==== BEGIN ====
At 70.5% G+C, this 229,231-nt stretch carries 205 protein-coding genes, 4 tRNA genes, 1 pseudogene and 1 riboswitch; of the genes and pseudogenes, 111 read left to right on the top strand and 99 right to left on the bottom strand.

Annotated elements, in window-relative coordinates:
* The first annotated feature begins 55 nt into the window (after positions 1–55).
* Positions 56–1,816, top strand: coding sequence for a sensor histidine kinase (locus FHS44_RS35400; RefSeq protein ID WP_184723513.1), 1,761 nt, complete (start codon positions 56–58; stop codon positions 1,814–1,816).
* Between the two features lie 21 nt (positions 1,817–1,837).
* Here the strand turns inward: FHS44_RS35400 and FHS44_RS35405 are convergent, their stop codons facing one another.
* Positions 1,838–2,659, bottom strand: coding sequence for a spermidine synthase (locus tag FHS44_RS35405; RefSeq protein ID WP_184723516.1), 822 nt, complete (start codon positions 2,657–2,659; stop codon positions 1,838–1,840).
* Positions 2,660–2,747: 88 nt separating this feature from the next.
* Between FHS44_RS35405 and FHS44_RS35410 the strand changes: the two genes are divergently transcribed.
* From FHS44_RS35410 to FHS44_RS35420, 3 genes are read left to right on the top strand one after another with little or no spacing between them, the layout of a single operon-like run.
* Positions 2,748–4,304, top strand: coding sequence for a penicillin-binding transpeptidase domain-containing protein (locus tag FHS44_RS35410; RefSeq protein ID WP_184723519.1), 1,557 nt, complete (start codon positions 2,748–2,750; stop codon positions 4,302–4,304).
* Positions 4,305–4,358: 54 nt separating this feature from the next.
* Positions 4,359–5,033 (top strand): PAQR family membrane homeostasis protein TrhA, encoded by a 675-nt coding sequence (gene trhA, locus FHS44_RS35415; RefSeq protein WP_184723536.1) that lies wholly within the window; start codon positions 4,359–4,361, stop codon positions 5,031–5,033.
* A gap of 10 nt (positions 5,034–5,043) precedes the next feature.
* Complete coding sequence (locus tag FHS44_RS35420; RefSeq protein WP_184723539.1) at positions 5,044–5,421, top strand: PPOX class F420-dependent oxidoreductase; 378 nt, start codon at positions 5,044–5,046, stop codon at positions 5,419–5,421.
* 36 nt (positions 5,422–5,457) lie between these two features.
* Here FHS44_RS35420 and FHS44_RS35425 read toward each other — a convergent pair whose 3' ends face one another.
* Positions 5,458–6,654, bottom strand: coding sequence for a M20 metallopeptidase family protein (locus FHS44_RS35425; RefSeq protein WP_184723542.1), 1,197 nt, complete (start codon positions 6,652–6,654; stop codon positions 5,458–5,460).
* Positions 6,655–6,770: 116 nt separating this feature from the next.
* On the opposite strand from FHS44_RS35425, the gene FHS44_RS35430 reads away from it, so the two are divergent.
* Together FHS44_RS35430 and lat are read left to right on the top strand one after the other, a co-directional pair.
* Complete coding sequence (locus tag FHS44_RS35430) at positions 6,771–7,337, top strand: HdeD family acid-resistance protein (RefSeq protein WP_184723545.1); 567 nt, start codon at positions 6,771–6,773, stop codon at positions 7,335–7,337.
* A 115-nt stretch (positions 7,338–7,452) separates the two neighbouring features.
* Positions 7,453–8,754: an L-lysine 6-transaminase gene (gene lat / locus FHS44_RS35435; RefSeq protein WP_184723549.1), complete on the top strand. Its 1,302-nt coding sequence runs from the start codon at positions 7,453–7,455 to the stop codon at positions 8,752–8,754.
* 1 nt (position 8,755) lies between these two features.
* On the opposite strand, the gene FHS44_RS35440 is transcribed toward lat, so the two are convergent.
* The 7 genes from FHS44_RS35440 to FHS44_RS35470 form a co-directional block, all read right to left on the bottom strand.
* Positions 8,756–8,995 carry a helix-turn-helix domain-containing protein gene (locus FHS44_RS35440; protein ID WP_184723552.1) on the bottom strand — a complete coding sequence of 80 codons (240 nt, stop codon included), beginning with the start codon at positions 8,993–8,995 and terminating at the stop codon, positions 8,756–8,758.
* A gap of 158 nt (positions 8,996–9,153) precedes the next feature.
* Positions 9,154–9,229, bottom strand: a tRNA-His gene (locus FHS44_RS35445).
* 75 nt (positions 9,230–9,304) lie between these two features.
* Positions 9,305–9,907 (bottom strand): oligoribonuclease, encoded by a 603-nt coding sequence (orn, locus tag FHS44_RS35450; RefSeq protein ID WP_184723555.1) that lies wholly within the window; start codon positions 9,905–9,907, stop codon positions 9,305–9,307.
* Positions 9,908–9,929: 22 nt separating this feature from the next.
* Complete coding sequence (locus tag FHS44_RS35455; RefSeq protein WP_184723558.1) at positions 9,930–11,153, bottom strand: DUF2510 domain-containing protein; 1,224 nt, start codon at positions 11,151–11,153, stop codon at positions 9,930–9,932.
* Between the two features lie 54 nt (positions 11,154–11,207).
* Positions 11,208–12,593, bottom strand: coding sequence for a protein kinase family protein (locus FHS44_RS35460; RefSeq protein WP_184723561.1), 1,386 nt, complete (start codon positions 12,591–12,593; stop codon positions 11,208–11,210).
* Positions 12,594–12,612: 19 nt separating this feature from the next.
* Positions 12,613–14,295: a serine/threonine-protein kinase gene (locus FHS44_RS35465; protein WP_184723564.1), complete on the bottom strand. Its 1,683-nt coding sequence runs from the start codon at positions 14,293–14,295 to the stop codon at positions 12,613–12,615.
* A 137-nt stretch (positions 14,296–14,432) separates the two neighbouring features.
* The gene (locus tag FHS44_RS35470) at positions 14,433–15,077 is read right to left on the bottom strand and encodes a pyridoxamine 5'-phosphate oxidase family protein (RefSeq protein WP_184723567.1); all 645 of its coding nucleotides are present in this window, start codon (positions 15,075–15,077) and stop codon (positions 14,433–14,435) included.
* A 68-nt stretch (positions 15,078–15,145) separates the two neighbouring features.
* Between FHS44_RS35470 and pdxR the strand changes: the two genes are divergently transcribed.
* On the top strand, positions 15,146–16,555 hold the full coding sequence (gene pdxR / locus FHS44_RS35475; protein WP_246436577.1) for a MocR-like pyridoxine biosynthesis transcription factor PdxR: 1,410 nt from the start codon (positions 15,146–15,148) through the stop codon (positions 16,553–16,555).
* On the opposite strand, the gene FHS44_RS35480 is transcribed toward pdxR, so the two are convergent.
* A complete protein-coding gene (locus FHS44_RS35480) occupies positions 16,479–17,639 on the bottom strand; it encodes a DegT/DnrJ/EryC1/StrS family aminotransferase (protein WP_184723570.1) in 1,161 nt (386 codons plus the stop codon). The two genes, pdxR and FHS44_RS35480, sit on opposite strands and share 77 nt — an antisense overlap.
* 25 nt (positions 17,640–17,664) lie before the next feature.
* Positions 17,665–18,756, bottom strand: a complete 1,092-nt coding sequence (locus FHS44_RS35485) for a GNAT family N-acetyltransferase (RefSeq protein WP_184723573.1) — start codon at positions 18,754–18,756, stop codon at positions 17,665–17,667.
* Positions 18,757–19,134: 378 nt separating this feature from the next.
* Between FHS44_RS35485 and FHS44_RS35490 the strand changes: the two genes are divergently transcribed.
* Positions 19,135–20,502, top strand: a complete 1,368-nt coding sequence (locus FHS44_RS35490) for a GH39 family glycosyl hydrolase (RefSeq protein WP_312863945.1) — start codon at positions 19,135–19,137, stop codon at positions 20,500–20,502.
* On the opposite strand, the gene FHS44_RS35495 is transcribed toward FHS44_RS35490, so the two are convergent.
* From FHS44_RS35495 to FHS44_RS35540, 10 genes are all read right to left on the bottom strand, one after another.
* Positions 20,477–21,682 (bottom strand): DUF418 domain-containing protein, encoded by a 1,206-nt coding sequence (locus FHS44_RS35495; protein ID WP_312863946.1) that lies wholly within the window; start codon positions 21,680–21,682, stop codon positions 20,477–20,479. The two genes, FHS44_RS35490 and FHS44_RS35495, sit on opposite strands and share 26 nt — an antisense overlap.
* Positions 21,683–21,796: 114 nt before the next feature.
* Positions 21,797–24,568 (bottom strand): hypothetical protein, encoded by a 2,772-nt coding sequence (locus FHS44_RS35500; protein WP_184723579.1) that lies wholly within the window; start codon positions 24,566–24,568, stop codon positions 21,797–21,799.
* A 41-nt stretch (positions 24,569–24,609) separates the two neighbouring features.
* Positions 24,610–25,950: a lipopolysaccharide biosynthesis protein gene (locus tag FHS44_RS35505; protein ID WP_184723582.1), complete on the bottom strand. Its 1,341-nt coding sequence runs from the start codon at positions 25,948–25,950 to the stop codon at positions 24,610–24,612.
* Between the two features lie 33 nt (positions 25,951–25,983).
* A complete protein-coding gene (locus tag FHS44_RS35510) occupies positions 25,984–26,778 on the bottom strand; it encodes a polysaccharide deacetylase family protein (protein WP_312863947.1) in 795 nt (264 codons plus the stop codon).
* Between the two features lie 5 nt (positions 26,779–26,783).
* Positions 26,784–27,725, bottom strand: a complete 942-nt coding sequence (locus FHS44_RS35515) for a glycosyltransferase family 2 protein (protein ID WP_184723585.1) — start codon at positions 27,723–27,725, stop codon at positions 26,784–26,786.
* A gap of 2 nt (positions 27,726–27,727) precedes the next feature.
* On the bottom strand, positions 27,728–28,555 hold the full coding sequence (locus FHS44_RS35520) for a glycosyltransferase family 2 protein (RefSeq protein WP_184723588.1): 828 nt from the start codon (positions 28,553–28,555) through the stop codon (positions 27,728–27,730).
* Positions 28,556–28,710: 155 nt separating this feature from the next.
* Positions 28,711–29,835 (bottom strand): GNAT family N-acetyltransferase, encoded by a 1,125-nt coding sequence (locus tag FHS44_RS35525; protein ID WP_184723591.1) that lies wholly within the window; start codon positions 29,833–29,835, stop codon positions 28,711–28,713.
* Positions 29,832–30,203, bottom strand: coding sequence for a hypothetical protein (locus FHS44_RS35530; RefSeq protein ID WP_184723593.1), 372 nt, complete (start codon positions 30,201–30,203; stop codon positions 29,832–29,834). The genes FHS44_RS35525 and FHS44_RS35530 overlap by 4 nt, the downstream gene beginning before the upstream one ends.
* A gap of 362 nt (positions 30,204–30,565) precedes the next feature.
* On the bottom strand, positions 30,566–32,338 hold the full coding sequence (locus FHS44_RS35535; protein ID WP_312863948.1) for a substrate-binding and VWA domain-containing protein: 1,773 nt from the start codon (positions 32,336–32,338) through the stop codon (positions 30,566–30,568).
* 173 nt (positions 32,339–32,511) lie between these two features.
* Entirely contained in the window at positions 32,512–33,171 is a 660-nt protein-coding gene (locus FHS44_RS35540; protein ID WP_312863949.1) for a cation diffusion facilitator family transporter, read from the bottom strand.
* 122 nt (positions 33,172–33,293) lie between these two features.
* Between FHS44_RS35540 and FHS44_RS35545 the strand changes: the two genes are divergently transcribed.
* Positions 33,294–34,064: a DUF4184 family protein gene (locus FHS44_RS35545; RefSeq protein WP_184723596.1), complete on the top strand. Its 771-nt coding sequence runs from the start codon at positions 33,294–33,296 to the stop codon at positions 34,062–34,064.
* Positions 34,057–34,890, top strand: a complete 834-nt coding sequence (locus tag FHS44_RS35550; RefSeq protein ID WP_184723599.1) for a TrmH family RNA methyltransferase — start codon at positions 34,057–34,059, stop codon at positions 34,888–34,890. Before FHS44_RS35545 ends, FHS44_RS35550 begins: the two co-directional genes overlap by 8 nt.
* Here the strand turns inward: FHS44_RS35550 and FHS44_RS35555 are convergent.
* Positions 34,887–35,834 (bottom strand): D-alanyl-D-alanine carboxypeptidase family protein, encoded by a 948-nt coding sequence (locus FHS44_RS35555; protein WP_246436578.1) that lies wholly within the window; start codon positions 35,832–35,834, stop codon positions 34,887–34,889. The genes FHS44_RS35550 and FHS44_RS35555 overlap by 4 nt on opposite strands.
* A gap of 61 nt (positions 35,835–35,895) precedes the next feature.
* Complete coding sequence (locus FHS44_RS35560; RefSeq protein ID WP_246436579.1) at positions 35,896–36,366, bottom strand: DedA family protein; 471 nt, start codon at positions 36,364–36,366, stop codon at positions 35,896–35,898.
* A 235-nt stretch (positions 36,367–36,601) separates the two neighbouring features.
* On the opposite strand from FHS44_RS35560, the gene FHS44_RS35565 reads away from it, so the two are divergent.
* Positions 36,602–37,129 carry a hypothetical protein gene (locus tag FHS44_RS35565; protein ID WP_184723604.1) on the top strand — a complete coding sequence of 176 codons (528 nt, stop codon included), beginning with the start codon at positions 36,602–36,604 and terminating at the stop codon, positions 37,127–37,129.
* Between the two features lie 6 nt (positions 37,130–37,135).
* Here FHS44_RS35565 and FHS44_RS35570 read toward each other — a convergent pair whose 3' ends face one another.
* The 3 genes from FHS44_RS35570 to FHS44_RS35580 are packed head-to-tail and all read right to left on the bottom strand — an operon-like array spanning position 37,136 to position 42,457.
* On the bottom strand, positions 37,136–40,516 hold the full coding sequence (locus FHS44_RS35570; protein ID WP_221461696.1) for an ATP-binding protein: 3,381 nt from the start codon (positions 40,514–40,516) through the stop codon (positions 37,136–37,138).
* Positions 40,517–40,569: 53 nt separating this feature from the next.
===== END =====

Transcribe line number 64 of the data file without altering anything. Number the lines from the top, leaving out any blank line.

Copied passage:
* Positions 28,556–28,710: 155 nt separating this feature from the next.